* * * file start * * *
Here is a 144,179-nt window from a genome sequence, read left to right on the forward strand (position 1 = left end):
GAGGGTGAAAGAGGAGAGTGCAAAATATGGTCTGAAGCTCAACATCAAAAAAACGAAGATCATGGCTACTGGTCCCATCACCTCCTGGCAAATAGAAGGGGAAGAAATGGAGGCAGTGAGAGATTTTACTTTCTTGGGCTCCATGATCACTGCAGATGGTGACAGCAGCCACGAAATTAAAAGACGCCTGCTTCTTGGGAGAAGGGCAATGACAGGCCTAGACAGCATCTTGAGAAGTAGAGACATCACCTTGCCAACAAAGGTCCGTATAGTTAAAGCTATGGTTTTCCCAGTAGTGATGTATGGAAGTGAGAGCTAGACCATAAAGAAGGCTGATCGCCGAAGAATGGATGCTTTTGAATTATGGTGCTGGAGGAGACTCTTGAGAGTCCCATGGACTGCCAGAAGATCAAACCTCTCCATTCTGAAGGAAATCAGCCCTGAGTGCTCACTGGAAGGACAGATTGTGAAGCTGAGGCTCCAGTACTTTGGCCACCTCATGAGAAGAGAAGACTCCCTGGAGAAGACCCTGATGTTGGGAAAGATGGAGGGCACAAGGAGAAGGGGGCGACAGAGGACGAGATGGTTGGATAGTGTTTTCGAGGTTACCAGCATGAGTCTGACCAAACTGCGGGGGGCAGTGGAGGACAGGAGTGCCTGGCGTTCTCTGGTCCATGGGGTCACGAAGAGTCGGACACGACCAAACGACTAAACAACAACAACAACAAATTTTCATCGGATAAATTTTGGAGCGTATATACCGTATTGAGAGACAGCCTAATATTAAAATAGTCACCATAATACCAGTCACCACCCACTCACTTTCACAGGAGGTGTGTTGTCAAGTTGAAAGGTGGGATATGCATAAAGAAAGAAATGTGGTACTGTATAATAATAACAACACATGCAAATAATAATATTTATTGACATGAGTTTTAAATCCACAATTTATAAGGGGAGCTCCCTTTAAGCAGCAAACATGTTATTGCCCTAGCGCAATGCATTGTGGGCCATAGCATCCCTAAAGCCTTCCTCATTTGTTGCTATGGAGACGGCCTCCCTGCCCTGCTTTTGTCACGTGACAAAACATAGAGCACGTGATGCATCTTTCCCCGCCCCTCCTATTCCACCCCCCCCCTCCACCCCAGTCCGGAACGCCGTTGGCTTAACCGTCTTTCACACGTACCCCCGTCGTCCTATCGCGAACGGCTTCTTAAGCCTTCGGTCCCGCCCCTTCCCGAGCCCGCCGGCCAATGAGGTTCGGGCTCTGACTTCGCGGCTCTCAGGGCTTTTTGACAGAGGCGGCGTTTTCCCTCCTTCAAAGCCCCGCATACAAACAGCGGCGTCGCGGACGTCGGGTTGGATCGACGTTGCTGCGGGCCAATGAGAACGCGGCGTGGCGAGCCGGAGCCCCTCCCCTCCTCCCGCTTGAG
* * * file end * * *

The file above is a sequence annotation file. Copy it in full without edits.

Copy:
Here is a 144,179-nt window from a genome sequence, read left to right on the forward strand (position 1 = left end):
GAGGGTGAAAGAGGAGAGTGCAAAATATGGTCTGAAGCTCAACATCAAAAAAACGAAGATCATGGCTACTGGTCCCATCACCTCCTGGCAAATAGAAGGGGAAGAAATGGAGGCAGTGAGAGATTTTACTTTCTTGGGCTCCATGATCACTGCAGATGGTGACAGCAGCCACGAAATTAAAAGACGCCTGCTTCTTGGGAGAAGGGCAATGACAGGCCTAGACAGCATCTTGAGAAGTAGAGACATCACCTTGCCAACAAAGGTCCGTATAGTTAAAGCTATGGTTTTCCCAGTAGTGATGTATGGAAGTGAGAGCTAGACCATAAAGAAGGCTGATCGCCGAAGAATGGATGCTTTTGAATTATGGTGCTGGAGGAGACTCTTGAGAGTCCCATGGACTGCCAGAAGATCAAACCTCTCCATTCTGAAGGAAATCAGCCCTGAGTGCTCACTGGAAGGACAGATTGTGAAGCTGAGGCTCCAGTACTTTGGCCACCTCATGAGAAGAGAAGACTCCCTGGAGAAGACCCTGATGTTGGGAAAGATGGAGGGCACAAGGAGAAGGGGGCGACAGAGGACGAGATGGTTGGATAGTGTTTTCGAGGTTACCAGCATGAGTCTGACCAAACTGCGGGGGGCAGTGGAGGACAGGAGTGCCTGGCGTTCTCTGGTCCATGGGGTCACGAAGAGTCGGACACGACCAAACGACTAAACAACAACAACAACAAATTTTCATCGGATAAATTTTGGAGCGTATATACCGTATTGAGAGACAGCCTAATATTAAAATAGTCACCATAATACCAGTCACCACCCACTCACTTTCACAGGAGGTGTGTTGTCAAGTTGAAAGGTGGGATATGCATAAAGAAAGAAATGTGGTACTGTATAATAATAACAACACATGCAAATAATAATATTTATTGACATGAGTTTTAAATCCACAATTTATAAGGGGAGCTCCCTTTAAGCAGCAAACATGTTATTGCCCTAGCGCAATGCATTGTGGGCCATAGCATCCCTAAAGCCTTCCTCATTTGTTGCTATGGAGACGGCCTCCCTGCCCTGCTTTTGTCACGTGACAAAACATAGAGCACGTGATGCATCTTTCCCCGCCCCTCCTATTCCACCCCCCCCCTCCACCCCAGTCCGGAACGCCGTTGGCTTAACCGTCTTTCACACGTACCCCCGTCGTCCTATCGCGAACGGCTTCTTAAGCCTTCGGTCCCGCCCCTTCCCGAGCCCGCCGGCCAATGAGGTTCGGGCTCTGACTTCGCGGCTCTCAGGGCTTTTTGACAGAGGCGGCGTTTTCCCTCCTTCAAAGCCCCGCATACAAACAGCGGCGTCGCGGACGTCGGGTTGGATCGACGTTGCTGCGGGCCAATGAGAACGCGGCGTGGCGAGCCGGAGCCCCTCCCCTCCTCCCGCTTGAG